Speaking of health: Injuries are the only thing that have kept Stanton from taking home an MVP award. He might have edged out Clayton Kershaw in 2014 had a pitch to the face not ended his season on Sept. 11; as it was, he finished second, and I thought he deserved to win. This year, a broken hamate bone in his left hand in late June turned out to be a season-ending injury, cutting short a year in which he was on a 58-homer pace through the end of June (he finished with 27 home runs in just 74 games). Over the last four years, he has averaged 45 home runs per 162 games but has failed to play more than 145 games in any of those seasons.
Stanton has matured into an outstanding rightfielder and just turned 26 earlier this month. Like the other two players on this list, he need only stay healthy to be a serious contender for MVP honors in 2016.
Sale has finished in the top six in the Cy Young voting in each of the last four years and finished fourth this year despite a disappointing second half in which his opponents hit .361 on balls in play, and he will be 27 in the coming season. Look past Sale’s career-high ERA in 2015 and you will see he led the AL in fielding independent pitching (2.73), led the majors in strikeouts per nine innings (11.8) and set career bests in that category, as well as in strikeout-to-walk ratio (an AL-leading 6.51), walks per nine innings (1.8), strikeouts (an AL-best 274) and, perhaps most importantly, games started (31). As good as Dallas Keuchel was this year, there is no more dominant pitcher in the Junior Circuit.
The man said to possess the best slider in the majors took a big step forward in his age-26 season, striking out 252 batters at a rate of 10.7 per nine innings and setting career highs in starts (34), innings (212), FIP (2.90) and strikeout-to-walk ratio (3.82). The result was a fifth-place finish in the Cy Young voting, and with a bit more consistency, he could fare even better next year.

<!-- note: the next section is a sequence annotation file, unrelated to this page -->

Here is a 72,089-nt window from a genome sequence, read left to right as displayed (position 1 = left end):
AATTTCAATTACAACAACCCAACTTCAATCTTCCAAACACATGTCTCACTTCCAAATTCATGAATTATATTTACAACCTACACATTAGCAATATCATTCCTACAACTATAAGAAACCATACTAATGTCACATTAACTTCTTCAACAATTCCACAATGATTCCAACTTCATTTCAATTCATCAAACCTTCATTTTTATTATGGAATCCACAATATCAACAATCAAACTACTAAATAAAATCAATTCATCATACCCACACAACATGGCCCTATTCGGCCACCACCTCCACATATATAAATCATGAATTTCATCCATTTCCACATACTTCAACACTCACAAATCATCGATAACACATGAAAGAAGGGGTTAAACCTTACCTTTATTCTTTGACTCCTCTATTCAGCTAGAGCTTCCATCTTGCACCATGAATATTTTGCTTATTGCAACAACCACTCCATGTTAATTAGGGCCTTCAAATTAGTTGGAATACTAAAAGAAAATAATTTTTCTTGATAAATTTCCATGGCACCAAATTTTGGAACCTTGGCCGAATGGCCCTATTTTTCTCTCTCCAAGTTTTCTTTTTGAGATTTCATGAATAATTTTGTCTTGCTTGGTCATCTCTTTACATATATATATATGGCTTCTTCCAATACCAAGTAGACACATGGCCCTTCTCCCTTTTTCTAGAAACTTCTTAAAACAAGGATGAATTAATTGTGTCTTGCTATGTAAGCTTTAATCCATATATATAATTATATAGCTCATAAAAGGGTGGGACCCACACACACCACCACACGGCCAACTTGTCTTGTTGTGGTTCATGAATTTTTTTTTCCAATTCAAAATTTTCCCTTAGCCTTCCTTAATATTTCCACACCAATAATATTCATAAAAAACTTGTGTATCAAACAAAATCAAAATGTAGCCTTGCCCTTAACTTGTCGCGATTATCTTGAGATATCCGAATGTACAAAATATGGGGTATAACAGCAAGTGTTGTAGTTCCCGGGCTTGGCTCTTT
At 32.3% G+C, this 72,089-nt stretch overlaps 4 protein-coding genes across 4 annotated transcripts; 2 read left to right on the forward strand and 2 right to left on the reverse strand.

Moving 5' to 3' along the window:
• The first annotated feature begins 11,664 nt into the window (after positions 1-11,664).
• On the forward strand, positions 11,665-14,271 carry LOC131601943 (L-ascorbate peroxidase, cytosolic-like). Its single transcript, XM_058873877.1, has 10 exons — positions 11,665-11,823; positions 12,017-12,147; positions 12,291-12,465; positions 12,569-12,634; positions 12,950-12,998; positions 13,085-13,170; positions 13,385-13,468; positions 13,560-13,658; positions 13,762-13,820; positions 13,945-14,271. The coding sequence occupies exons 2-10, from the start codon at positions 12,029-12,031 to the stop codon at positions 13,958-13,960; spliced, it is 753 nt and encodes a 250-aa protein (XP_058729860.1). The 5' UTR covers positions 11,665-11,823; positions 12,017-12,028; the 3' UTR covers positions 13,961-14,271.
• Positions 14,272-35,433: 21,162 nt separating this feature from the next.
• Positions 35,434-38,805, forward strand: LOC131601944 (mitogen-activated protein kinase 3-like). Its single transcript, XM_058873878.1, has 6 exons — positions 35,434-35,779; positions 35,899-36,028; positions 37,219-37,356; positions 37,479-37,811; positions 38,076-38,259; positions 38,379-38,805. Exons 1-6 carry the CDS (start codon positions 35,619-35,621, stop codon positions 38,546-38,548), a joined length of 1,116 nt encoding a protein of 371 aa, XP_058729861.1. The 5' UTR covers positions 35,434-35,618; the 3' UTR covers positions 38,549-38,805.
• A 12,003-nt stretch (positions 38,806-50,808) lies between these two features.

The 2014 AL Cy Young was nearly as good in '15, but few noticed because of the poor work he received from his fielders early in the year (.362 BABIP through his first dozen starts) and from his offense all season (just 3.35 runs of support per game on the season). His resulting 3.49 ERA and league-leading 16 losses overshadowed his 245 strikeouts and career-best 5.44 K/BB ratio. Kudos to the three voters who were able to see through the noise to Kluber’s actual performance, giving him one fourth-place vote and two fifth-place votes in this year’s balloting. With Cleveland’s defense already improved, I expect Kluber to fare far better given a fresh start in his age-30 season.
1. Clayton Kershaw, LHP, Dodgers
Kershaw’s third-place finish in the voting this year was his worst showing in the last five years, and it took historically significant performances from Zack Greinke and Jake Arrieta to push him that low. You could argue that Kershaw deserved the award in every one of those five seasons; I don’t necessarily agree (I favored Roy Halladay in 2011, when Kershaw did win the award, and Arrieta this year), but I wouldn’t have complained too loudly had Kershaw won all five. Most remarkably, Kershaw somehow seems to keep getting better: This year, he posted a career-best strikeout rate of 11.6 per nine innings and became the first pitcher since Randy Johnson in 2002 to strike out 300 men in a season. You can bet against him in his age-28 season if you want, but I’m not going to.
2. Jose Fernandez, RHP, Marlins
Over the last two seasons—the first of which saw him tear the ulnar collateral ligament in his pitching elbow and the second of which marked his first action since returning from Tommy John surgery—Fernandez went 10–3 with a 2.71 ERA (141 ERA+), 11.5 strikeouts per nine innings, a 5.52 strikeout-to-walk ratio and a 2.21 FIP. If that’s what he does when his elbow is deteriorating/recovering, what might he do in a fully healthy season at the age of 23? My guess that he will at the very least best his third-place finish in the Cy Young voting from his rookie year of 2013, when he was a mere 20 years old and made the leap to the majors without ever pitching above high A.
3. Jake Arrieta, RHP, Cubs